In the post mySpace and YouTube world, the market is changing. Copper wire revenues are being eroded by discounted long distance and these new technologies, and there needs to be a way to reclaim those profits. So called “Web2.0” applications become more and more important; they fit into the demographic and (more importantly) become a very good solution to the problem itself. In the circles I travel in, I don’t think I know more anyone who doesn’t utilize IM, MySpace, Flick’r, YouTube etc. I only know two people without cell phones. Both of whom use skype alot. Granted, I am in a particular demographic. But I’m also not 15 years old; I will be 40 this year… my demographic is not college kids and youth, and still everyone I know is wired. So there is desire and need for these new applications.
The terms triple play and quad play have been kicked around to death (they’re almost as annoying and overused as Walled Garden) , but until now no one in copper wire land has really acted on it, at least not in a full scale deployment. The ability to go one stop shopping for telephone, wireless, television and internet has been grasped at for some time, but few companies in Cable-land have all the components, and no one in Telco has completed the strategy. Companies have been building IMS strategies and networks, but no one has gotten to deployment level.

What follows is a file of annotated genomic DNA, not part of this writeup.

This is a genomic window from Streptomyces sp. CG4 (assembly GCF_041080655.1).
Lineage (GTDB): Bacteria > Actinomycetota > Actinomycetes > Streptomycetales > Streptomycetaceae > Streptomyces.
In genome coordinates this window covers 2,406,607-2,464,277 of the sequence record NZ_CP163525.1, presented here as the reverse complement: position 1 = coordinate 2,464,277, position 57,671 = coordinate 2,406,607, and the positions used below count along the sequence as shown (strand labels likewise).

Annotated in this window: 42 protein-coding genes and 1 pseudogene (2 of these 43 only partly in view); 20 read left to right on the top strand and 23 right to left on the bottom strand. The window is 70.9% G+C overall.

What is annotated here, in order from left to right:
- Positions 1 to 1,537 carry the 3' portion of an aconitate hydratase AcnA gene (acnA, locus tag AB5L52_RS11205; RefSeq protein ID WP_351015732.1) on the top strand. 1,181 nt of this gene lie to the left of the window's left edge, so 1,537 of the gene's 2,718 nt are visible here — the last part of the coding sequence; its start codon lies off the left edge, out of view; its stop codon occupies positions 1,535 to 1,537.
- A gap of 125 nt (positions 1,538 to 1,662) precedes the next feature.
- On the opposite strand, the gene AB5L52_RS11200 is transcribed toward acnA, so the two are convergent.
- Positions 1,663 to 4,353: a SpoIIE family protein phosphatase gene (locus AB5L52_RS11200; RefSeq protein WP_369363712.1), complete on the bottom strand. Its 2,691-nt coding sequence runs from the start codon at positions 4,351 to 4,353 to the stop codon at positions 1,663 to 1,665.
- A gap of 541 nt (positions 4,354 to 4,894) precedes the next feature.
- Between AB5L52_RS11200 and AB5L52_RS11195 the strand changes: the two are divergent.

This morning the news came out that AT&T will be promoting their Call-Vantage VoIP service to their mobile customers in two particular regions. The two regions are in two other iLec’s various playgrounds, and the test bed regions appear to be strategically chosen to put an itch on the two competitors (but not too big of an itch). Obviously, somebody somewhere in the AT&T organization has said “Hey wait a minute…we got a product here that can get us some new revenue without cannibalizing our current revenue. Not only that, the big player in that space is down and out at least temporarily with a big lawsuit from Vz… maybe I should try and sell this!”
So, personally I veiw this as the very first little warning shot in a looming battle. The telco’s are all going to be thinking about this moving forwards, and if this test market is successful 3 things are going to happen: 1) AT&T will go broader with the initiative, 2) Competitors will say “heeyyyyy now…what’s up with this? We gotta move our plans a bit faster”. 3)Consumers who had been waiting for a real show of faith from a Ma Bell type of company will start to jump in. Over time this will snowball, and we will see VoIP as a viable mass market alternative in North America. The addition of features and “web 2.0” types of applications will just continue the growth, and we will see a little war develop between the incumbent telco’s, the cableco’s, and even the smaller mvno’s for the consumer IP Communications dollar. At first the telco’s will strive to grab the dissatisfied or scared off Vonage customers, but eventually that battle will end one way or another and they will start to have VoIP become an integral part of the customer experience. I see a world where feature rich text and file (transactional) communication, copper line voice communication, and wireless communication are all integrated seamlessly with the internet (and thus VoIP) being the enabler for that integration.